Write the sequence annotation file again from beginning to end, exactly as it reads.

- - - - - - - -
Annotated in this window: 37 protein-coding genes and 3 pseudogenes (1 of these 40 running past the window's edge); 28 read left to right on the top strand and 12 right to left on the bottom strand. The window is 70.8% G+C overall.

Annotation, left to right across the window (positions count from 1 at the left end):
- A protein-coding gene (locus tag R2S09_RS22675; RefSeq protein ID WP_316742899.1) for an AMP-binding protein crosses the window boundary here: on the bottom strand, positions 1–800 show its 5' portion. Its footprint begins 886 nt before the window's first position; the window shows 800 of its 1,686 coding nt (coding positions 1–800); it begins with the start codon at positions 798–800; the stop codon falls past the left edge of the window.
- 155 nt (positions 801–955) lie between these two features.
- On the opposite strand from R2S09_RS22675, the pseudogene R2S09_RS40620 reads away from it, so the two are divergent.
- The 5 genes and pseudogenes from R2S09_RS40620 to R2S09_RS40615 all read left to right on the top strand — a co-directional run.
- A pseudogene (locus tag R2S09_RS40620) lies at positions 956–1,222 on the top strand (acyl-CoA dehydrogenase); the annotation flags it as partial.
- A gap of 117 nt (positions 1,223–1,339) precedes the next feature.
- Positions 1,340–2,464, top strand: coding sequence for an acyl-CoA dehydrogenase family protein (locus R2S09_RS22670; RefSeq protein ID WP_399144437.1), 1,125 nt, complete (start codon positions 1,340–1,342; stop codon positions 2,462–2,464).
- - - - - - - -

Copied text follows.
Annotated in this window: 37 protein-coding genes and 3 pseudogenes (1 of these 40 running past the window's edge); 28 read left to right on the top strand and 12 right to left on the bottom strand. The window is 70.8% G+C overall.

Annotation, left to right across the window (positions count from 1 at the left end):
- A protein-coding gene (locus tag R2S09_RS22675; RefSeq protein ID WP_316742899.1) for an AMP-binding protein crosses the window boundary here: on the bottom strand, positions 1–800 show its 5' portion. Its footprint begins 886 nt before the window's first position; the window shows 800 of its 1,686 coding nt (coding positions 1–800); it begins with the start codon at positions 798–800; the stop codon falls past the left edge of the window.
- 155 nt (positions 801–955) lie between these two features.
- On the opposite strand from R2S09_RS22675, the pseudogene R2S09_RS40620 reads away from it, so the two are divergent.
- The 5 genes and pseudogenes from R2S09_RS40620 to R2S09_RS40615 all read left to right on the top strand — a co-directional run.
- A pseudogene (locus tag R2S09_RS40620) lies at positions 956–1,222 on the top strand (acyl-CoA dehydrogenase); the annotation flags it as partial.
- A gap of 117 nt (positions 1,223–1,339) precedes the next feature.
- Positions 1,340–2,464, top strand: coding sequence for an acyl-CoA dehydrogenase family protein (locus R2S09_RS22670; RefSeq protein ID WP_399144437.1), 1,125 nt, complete (start codon positions 1,340–1,342; stop codon positions 2,462–2,464).